I see the same thing from the other side, being a S/W developer for switching and routing boxes since the early 90's. The PM barrier is a high wall indeed. And yet some techs succeed to pass it. What I'm arguing is that we can pass that wall if we work together with the same objective.

I've been monitoring this list for a while, very insightful, very happy with what I learn in the process. But here I feel compelled to react. I read that IPv6 did not succeed in 25 years. But unless I miss something, complaining did not succeed either, did it?

My frustration is that indeed (as a dev guy) we have been trying hard to serve users our best. We proposed a number of things in the IPv4 evolution direction that I see being asked on this list. For larger IPv4 space and smooth migration, I'm personally fond of the IP-in-IP variation that filed in 20+ years ago as US patent 7,356,031. Basically we reserve a /8, say, since it is so popular at this time, 240.0.0./8, and make it the "elevator shaft" between IPv4 realms. Say the current IPv4 Internet is realm 1, that Internet would have IP address in the shaft, and would continue operating as is, without a change in hosts and routers for traffic staying inside the current Internet. Now say China builds realm 2; that Internet would have IP address in the shaft. A host in the Internet that wants to talk to a host in China would require an update to parse new DNS double-A (realm, address) records to encapsulate the packet IP-in-IP, outer src= outer dest= The router that serves the shaft at level 1 attracts within realm 1 and routes up the elevator for more specific (host) routes within that prefix. The router that serves the shaft at level 2 attracts inside the shaft; upon the said packet it would swap the inner and outer destination and the packet would reach the Chinese address with classical routing within realm 2. Routers serving the shaft need an update, but then, only those do. Obviously the host in China can only reply if its stack is updated to understand the format. But all the other hosts and routers in China can be classical IPv4 as we know them long as their traffic stays in China. To migrate to IPv6 what you can do is map the elevator shaft prefix in, say, 400::/3 (sadly cannot use F00/3 that would map 240 neatly but is already assigned). The current internet would own 400:1::/32, China would own 400:2::/32, etc... You encode the double-A of the host in the prefix, reserve a well known suffix for IPv4 mapped double-A, and you have an IPv6 address that can be mapped both ways statelessly. When migrating to v6, each IPv4 node that owns a public IPv4 address in one realm gets a full IPv6 /64 for free.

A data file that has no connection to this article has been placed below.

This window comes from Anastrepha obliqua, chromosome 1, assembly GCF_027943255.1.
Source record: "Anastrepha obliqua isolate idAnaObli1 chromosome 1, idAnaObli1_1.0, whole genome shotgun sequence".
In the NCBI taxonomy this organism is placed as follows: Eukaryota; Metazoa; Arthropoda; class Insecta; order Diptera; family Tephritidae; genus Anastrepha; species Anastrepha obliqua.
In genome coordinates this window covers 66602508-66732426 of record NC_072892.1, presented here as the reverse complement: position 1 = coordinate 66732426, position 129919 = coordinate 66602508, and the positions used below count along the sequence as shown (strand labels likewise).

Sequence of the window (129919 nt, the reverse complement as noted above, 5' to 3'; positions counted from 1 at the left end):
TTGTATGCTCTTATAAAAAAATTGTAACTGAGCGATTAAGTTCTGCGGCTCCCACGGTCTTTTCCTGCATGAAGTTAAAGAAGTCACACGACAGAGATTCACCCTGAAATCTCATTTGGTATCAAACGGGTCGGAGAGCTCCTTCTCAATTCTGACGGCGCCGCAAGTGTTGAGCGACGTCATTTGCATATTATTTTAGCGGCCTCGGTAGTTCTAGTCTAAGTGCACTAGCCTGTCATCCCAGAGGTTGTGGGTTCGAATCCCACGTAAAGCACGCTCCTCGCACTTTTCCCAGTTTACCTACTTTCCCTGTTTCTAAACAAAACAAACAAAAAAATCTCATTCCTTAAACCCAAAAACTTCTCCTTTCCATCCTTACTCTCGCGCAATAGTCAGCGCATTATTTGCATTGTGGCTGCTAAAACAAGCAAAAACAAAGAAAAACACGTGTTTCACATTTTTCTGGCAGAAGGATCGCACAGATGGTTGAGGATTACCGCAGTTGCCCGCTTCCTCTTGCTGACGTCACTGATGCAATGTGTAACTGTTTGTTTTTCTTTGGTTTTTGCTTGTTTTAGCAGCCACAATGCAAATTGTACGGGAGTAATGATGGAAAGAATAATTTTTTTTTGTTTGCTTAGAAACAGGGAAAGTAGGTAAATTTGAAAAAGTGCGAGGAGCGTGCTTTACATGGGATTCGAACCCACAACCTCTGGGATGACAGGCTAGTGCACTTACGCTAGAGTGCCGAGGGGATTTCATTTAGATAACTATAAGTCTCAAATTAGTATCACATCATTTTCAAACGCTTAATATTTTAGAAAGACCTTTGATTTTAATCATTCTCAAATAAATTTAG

This kind of ideas have existed for long but apparently did not meet their public.

So we tried evolving IPv6 instead. And we did. I've witnessed deep evolution in networking technology with, e.g., IoT and SRv6. I've seen both being despised on this list and I'm not asking for more fuel on that fire. I just want to use these techs as a proof that evolution is indeed possible, that it happens in the context of IPv6, and that done in your direction it could make some folks happier than the current state of affairs. On the side, since I see the name, please consider that Cisco ships both techs above, so it is indeed capable of risk taking, the PM wall can indeed be passed, as long as there's enough pressure from both side.

For those interested, I'd be happy to chat on how IPv6 ND has evolved (on paper) but is stuck behind the PM wall as well.

Keep safe;



From: NANOG <nanog-bounces+pthubert=cisco.com at nanog.org><mailto:nanog-bounces+pthubert=cisco.com at nanog.org> On Behalf Of

Michael Thomas

Sent: mardi 22 mars 2022 22:37

To: nanog at nanog.org<mailto:nanog at nanog.org>

Subject: Re: V6 still not supported

On 3/22/22 5:45 AM, Randy Bush wrote:


fwiw your story matches what is left of my memory.  one nuance

That’s not to say that there wasn’t "IETF politics” involved, but

rather that such politics were expressed as enormous pressure to

“make a decision”

my take was that cidr had done a lot to relieve the immediate

technical pressure for the short term; but there was a deep fear that

the industry press was stirring a major poolpah about the end of the

internet due to

ipv4 exhaustion.  i.e. a seriously flawed technical compromise was

pushed on us in reaction to a perception of bad press.

i have learned that, when i am under great pressure to DO SOMETHING,

it's time to step back, go make a cup of tea, and think.  the ietf did

not.  and here we are, a quarter of a century later, still trying to

clean up the mess.

So are you saying that an ipng that came out in, say, 2000 which was

according to you was vastly superior having taken the time to get it

right would have had any better chance of being adopted? My experience

with Cisco product managers at the time is that they couldn't give a

shit about the technical aspects of an ipng. If their silicon forwarding

couldn't handle it, they weren't interested unless customers were

clamoring for it. I can't see how that negative feedback loop could have

ever been prevented other than other ipng being done in, oh say, 1993

when it was all still software forwarding.